When they were not hunting or gathering their food for survival, the Jomon people spent many hours on the many crafts that they practised making.
From excavated finds of many Jomon artifacts, we know that although the Jomon people were a hunter-gathering people, they were not primitive. Among the Jomon society were many craftsmen and craftswomen who made many sophisticated things that were sometimes practical for daily use, but often that were just beautiful to the eye and that had esoteric meaning or abstract value.
Pottery was one of the most useful crafts for the Jomon, and this can be seen from the large numbers of pots and other clay vessels that they produced. Jomon women are thought to have produced pottery for household daily uses such as cooking and storage, but also for decoration and for special ceremonies. If you’ve ever tried to move a heavy terracotta flowerpot, you’ll know that it’s no fun lugging one of these around…especially on foot. The fact that the Jomon people made so many pots tells us one important thing, these hunter-gathering people couldn’t have been wandering around all the time (i.e., they couldn’t have been nomadic) and must have settled down somewhere at least for part of the year (they were sedentary or semi-sedentary). Find out why archaeologists go potty over Jomon pottery finds, and about the types of Jomon pottery and their uses.
Visit the Niigata Prefectural Museum of History’s diorama to see what life for the craftsmen in the village might have been like.
Apart from clay pots and vessels, the Jomon people made thousands and thousands of fascinating clay figurines (called dogu) or clay dolls. Due to the unusual contexts in which they were found, sometimes appearing to have been scattered or broken on purpose, scholars and scientists are pretty sure these must have been used for ceremonial rituals and weren’t dolls for children. Find out more about the Mysterious Clay Doll. The Jomon people made a range of items for their festive celebrations and ritual ceremonies.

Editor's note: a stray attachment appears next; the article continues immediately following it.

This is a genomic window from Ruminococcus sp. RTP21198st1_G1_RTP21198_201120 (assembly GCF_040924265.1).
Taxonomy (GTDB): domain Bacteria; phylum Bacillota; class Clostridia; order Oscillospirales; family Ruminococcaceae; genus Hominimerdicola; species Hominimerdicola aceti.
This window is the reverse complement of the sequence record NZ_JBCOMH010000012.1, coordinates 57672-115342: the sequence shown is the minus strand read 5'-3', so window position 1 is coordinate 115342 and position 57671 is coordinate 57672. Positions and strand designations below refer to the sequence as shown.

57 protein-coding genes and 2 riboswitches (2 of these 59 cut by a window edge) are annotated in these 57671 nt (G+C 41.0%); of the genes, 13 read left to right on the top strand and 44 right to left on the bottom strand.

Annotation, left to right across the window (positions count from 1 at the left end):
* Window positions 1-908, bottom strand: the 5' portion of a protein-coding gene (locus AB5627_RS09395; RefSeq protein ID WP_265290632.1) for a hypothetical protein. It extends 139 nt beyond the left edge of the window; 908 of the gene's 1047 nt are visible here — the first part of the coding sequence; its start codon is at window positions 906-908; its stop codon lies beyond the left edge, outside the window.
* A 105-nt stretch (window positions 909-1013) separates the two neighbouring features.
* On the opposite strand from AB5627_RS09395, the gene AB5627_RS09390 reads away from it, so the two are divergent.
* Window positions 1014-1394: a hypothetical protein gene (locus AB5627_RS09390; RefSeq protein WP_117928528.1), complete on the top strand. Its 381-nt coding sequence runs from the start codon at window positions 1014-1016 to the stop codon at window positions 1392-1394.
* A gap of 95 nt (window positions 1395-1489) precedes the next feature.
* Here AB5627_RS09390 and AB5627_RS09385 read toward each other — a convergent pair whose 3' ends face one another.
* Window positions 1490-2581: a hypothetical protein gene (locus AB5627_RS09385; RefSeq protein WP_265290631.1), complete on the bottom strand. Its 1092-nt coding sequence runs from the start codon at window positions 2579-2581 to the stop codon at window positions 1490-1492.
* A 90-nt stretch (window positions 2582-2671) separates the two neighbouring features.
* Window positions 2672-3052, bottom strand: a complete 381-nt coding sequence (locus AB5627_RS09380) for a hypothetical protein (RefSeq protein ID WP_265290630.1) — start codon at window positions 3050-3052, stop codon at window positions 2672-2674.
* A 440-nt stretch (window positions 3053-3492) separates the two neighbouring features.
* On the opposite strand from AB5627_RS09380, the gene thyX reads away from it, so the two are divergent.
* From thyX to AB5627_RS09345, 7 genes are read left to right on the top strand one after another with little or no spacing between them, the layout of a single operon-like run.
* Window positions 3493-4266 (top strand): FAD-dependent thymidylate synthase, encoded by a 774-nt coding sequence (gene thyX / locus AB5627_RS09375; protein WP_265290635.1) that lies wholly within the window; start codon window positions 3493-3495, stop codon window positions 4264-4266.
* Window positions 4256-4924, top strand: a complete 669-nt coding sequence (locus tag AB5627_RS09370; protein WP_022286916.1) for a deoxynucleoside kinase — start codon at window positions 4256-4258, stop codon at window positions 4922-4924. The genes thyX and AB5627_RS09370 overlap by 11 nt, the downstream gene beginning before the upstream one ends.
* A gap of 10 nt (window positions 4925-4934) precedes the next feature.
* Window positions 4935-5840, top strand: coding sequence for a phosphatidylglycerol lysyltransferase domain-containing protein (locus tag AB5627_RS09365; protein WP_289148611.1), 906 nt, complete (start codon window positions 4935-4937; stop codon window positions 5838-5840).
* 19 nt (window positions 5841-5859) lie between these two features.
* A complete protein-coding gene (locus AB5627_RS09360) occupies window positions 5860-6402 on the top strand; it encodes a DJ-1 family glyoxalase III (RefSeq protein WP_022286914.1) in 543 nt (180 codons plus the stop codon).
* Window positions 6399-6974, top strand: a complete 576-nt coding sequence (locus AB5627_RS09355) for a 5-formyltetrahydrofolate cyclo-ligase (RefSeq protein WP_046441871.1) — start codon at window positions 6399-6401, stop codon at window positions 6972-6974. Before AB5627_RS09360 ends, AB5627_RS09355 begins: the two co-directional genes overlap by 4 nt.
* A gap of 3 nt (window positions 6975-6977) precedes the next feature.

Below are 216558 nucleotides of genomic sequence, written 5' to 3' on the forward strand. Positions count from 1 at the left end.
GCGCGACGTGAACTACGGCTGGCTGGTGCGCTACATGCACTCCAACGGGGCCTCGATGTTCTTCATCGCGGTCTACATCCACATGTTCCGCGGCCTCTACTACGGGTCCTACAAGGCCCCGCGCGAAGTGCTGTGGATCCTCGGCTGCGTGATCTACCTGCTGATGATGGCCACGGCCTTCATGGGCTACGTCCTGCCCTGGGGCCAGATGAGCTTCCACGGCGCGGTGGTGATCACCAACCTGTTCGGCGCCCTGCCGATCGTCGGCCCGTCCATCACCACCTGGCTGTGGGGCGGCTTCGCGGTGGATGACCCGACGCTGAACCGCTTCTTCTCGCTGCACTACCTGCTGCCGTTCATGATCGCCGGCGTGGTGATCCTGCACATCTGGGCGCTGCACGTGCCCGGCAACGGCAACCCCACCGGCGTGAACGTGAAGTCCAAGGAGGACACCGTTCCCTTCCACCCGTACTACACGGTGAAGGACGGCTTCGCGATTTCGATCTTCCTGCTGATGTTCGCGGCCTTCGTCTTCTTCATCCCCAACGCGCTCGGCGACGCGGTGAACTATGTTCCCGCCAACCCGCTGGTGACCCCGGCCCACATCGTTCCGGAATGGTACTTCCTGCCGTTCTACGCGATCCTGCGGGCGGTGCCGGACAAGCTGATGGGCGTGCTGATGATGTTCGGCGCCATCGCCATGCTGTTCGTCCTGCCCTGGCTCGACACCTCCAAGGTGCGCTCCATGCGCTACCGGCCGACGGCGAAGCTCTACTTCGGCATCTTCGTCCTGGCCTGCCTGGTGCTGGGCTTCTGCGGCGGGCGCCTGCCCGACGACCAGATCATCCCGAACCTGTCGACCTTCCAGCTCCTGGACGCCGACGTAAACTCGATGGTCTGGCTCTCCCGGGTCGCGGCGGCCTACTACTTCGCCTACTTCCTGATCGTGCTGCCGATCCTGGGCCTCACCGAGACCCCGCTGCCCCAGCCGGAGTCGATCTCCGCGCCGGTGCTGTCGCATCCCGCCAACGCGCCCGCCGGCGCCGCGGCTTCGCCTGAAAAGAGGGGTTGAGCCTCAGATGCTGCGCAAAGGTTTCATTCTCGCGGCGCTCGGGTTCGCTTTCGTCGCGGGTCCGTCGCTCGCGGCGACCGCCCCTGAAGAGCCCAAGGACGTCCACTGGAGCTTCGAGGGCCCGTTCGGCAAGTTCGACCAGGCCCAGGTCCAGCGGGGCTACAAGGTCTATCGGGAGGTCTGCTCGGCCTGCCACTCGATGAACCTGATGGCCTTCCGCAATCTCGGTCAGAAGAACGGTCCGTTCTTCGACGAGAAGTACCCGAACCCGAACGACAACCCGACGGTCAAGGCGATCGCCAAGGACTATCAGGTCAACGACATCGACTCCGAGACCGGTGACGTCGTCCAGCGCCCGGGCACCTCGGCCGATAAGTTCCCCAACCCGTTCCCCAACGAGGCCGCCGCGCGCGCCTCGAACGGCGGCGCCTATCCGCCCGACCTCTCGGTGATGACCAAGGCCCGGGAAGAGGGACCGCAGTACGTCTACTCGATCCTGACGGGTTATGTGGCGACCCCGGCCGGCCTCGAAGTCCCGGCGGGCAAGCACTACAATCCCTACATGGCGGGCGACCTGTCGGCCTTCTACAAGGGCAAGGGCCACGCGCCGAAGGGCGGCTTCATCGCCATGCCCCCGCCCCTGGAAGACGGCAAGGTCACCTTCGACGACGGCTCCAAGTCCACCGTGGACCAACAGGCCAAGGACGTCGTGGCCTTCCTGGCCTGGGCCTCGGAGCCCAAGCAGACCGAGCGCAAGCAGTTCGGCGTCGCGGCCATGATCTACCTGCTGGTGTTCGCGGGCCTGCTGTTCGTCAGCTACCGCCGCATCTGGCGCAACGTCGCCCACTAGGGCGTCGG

Apart from pots and clay (as well as stone) figurines, they also made various kinds of clay masks, stone batons or rods and swords. Other items found in large quantities in northern Tohoku and Hokuriku, included triangular clay and stone tablets, ball-shaped clay artifacts, sword-like (or seiryuto-shaped) stone tools with long handles, crown-shaped stone and clay artifacts, dokko-shaped (resembles a tool used by Buddhist monks) stone tools and gyobutsu (the word means imperial treasures) stone bars.
The Jomon people also made a great many jewellery and ornamental items. They made shell bracelets, stone and clay small beads, large jade beads, pulley-shaped earrings, slit-shaped earrings (called ketsu), magatama comma-shaped jade pendants and deer antler pendants that Jomon men probably wore at their waists.
The Jomon craftsmen made many things out of bone as well. Bone spoons made for ritual purposes:
There were even specialist sites or temporary base camps where the Jomon community focused on the making of a certain craft such as figurines, earrings or shell bracelets. Some of the shell bracelets were made from shell materials that were exotic. For example, the Patella Scutellaria optima shell could be found only in a few areas like Izu and Yakushima in the southwestern seas.
Many of the Jomon crafts had practical uses for daily life. Cordage was one example. The Jomon people made twisted cords for rope, baskets and netting. They also made cloth fabric from nettle and hemp plants that they could wear, and many wooden items that they could use and which they lacquered to make them waterproof and heat-resistant.